Lay summary authored by Niklas Hausmann. Read the full paper here:
Oysters are some of the most commonly eaten marine molluscs in the world.
This is true today and has been true for thousands of years.
During their history as reliable food source, oyster populations had ups and downs, and in Europe there were times when Oysters were eaten in the billions each year (Londoners alone ate 700 million per year in 1864), with dramatic effects on their overall number and life expectancy.
The European Oyster has not recovered from these times at all and currently, researchers as well as industrial fisheries are trying to build up sustainable population sizes again.
The problem with this large-scale endeavour is that we currently have only limited knowledge what such a population would look like in terms of its demography, life expectancy, or individual growth.
And to solve this problem, researchers are looking at archaeological sites from the Stone Age and during periods before any large-scale oyster exploitation. By looking at the ages, sizes and growth rates of these archaeological oysters, we can get a baseline, or reference, to which modern populations can be compared to.
Our article, presents a new way of determining archaeological oyster ages in a very quick and inexpensive way, so that we can access this information in many places around Europe and throughout time.
Our new method is called elemental mapping through Laser Induced Breakdown Spectroscopy (LIBS), which is measuring geochemical changes in the different growth lines of the mollusc shell. The geochemical composition of those segments change depending on the environment and the animal specific internal processes. For instance, in the oysters, we expect the concentration of Magnesium to increase with higher growth rates. With most Northern European oysters stopping their growth during winter, we can use these repeating increases (and decreases) to reconstruct how many winters the animal lived through (i.e. their age in years).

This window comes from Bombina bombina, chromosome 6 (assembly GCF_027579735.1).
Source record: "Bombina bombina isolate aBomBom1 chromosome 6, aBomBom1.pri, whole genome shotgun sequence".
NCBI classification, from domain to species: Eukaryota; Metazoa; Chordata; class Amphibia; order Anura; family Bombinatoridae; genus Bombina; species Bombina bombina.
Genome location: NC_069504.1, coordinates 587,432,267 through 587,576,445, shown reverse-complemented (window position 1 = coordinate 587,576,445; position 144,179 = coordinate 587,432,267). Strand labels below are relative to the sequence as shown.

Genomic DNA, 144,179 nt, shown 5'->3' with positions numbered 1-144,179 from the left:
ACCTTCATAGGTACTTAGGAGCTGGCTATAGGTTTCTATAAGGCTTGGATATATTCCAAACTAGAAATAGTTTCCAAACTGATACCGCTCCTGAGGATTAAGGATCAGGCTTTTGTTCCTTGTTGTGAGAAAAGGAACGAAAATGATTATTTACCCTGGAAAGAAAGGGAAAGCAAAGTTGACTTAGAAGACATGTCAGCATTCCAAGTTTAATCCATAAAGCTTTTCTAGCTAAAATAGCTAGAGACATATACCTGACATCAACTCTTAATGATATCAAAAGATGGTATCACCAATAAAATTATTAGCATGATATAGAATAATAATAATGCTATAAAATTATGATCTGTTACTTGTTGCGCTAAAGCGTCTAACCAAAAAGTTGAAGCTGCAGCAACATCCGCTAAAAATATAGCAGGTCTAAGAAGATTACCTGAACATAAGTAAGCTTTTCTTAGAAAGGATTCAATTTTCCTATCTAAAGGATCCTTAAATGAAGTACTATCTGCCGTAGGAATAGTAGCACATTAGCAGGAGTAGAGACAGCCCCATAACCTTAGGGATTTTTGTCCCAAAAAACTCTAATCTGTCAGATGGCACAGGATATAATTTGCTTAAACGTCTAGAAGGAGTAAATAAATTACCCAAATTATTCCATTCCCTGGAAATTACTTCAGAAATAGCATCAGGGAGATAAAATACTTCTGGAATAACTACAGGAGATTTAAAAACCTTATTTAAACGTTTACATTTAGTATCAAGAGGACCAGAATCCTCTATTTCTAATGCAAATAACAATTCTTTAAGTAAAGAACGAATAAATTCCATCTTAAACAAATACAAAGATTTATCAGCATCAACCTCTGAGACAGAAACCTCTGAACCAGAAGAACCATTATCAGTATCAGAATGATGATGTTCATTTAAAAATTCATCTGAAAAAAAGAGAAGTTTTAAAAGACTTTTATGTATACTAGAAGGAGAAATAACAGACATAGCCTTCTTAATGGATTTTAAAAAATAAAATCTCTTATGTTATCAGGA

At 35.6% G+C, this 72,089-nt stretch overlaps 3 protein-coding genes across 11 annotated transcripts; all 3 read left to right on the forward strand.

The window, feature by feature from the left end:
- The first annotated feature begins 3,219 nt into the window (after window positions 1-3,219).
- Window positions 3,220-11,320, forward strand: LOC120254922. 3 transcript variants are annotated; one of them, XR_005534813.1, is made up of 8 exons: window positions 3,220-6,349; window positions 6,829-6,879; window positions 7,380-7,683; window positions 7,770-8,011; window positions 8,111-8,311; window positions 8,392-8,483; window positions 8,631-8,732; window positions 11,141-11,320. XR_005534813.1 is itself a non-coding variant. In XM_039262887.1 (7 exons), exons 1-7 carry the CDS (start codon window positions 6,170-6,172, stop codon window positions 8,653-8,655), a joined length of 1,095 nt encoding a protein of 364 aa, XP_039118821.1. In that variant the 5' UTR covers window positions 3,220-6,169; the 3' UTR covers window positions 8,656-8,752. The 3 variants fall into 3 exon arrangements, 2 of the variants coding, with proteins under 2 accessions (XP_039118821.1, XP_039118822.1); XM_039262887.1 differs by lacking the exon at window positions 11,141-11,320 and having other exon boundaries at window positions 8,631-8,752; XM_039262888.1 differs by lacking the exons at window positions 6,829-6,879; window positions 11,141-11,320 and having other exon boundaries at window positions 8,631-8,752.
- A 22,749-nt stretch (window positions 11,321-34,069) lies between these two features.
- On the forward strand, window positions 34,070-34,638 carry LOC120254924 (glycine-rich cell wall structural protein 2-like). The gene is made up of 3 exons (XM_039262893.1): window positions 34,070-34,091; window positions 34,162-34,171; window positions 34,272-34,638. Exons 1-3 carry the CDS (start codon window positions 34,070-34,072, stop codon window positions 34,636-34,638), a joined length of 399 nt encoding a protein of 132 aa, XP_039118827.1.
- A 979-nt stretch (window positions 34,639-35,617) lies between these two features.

Getting this kind of information is usually done via microscopic analysis of very thin slices of shell, which take a lot of time to make, or through other geochemical analyses using oxygen isotopes, which cost a lot of money.
So with our pilot study, we successfully explored the use of LIBS as a new, fast, and cost-effective way of looking at shells in the past, setting the way for regulating our current efforts of repopulating the overfished oyster regions of the North Sea.
Full paper: Hausmann, N., Robson, H.K. and Hunt, C., 2019. Annual Growth Patterns and Interspecimen Variability in Mg/Ca Records of Archaeological Ostrea edulis (European Oyster) from the Late Mesolithic Site of Conors Island. Open Quaternary, 5(1), p.9. DOI: http://doi.org/10.5334/oq.59